Review of "Argentina," a single story from a collection by Guy J. Jackson
In this collection of rare, hard-to-find, and often too-short short "stories", Guy J. Jackson wields his not particularly helpful but still relatively charming (at least compared to being chased) worldview in order to pretty much study and correct all of humanity's foibles, or at least the ones that need correcting by the end of this year. Also, if you read these "stories" at the rate of one per day, you'll feel Zen for however many days that there are "stories", or so claimed Roundfire Books' late editorial assistant, Nils Samuels Chastain, even though it wasn't his place to decide that.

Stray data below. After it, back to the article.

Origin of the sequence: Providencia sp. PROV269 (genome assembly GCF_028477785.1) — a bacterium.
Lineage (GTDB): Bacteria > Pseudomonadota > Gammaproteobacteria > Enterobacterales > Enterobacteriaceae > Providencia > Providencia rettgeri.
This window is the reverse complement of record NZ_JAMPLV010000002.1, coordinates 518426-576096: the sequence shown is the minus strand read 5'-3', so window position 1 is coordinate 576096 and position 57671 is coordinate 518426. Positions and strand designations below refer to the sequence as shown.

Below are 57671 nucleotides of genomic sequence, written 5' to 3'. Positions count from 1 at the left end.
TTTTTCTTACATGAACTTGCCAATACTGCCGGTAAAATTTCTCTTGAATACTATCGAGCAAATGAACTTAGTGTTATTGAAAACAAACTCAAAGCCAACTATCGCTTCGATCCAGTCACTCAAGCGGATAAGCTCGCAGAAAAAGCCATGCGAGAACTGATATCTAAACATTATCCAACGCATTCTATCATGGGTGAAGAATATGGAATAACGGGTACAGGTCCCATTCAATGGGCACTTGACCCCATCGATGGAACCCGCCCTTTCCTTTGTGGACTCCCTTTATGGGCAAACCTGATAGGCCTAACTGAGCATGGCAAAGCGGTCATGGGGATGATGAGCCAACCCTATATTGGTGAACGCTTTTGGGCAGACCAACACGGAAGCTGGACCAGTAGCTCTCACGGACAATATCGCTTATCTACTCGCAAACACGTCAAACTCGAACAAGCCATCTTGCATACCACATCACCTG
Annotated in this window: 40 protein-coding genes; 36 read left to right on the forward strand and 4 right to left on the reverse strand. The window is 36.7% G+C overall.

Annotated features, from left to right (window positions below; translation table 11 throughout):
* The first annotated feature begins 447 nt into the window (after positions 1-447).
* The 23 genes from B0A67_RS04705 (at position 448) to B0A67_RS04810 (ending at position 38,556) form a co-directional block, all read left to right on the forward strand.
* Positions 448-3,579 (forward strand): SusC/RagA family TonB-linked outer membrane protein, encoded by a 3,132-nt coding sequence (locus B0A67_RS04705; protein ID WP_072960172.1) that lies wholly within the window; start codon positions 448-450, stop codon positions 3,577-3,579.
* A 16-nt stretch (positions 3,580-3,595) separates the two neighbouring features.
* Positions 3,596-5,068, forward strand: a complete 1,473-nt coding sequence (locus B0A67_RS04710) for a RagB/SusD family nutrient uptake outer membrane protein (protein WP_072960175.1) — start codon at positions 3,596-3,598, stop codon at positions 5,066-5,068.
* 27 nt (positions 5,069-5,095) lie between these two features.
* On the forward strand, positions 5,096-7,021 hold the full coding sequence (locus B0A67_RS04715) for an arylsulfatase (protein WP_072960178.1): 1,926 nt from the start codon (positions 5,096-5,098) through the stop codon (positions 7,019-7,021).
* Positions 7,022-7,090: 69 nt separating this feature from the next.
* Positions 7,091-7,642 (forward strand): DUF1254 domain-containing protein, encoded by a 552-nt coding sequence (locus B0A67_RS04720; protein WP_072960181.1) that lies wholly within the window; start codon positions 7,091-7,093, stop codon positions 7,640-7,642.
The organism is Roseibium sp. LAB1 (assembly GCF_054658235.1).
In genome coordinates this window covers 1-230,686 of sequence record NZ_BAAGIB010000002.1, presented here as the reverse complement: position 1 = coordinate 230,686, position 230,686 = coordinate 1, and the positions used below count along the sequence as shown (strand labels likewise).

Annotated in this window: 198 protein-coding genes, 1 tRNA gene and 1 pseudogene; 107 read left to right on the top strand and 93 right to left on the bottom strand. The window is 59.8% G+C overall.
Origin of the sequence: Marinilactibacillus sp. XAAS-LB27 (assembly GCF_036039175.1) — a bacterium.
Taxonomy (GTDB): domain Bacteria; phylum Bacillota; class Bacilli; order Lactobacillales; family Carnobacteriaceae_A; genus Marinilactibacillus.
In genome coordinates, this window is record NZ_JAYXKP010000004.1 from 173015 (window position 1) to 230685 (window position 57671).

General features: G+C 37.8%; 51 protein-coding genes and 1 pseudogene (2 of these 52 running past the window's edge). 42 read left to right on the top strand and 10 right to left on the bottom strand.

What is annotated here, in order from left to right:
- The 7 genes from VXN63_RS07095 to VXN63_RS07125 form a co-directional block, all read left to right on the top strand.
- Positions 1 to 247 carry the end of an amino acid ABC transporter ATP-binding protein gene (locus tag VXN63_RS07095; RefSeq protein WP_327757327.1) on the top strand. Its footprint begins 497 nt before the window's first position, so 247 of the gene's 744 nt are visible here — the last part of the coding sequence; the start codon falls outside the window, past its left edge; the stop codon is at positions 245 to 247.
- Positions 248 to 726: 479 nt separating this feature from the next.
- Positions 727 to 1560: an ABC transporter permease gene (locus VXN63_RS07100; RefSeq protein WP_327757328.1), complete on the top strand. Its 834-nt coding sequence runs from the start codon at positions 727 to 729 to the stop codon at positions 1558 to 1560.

One word came to mind as I read "Argentina": rambling. The entire story consists of a protagonist lamenting over the general ban the world has placed on smoking with a small side order of remorse about his misspent twenties.
Too be fair, I'm not a huge fan of the rambling style. I know it works for a lot of readers, just not for me. But it felt especially out of place in so short a story. "Argentina" is less than 1,000 words. When working with fiction that short every word needs to count. There's no room for rambling.
I could see how a piece like this might be the kind of story that works better as part of a collection. On its own it seemed to lack direction.
Reviewed by Alain Gomez
Buy this collection on Amazon.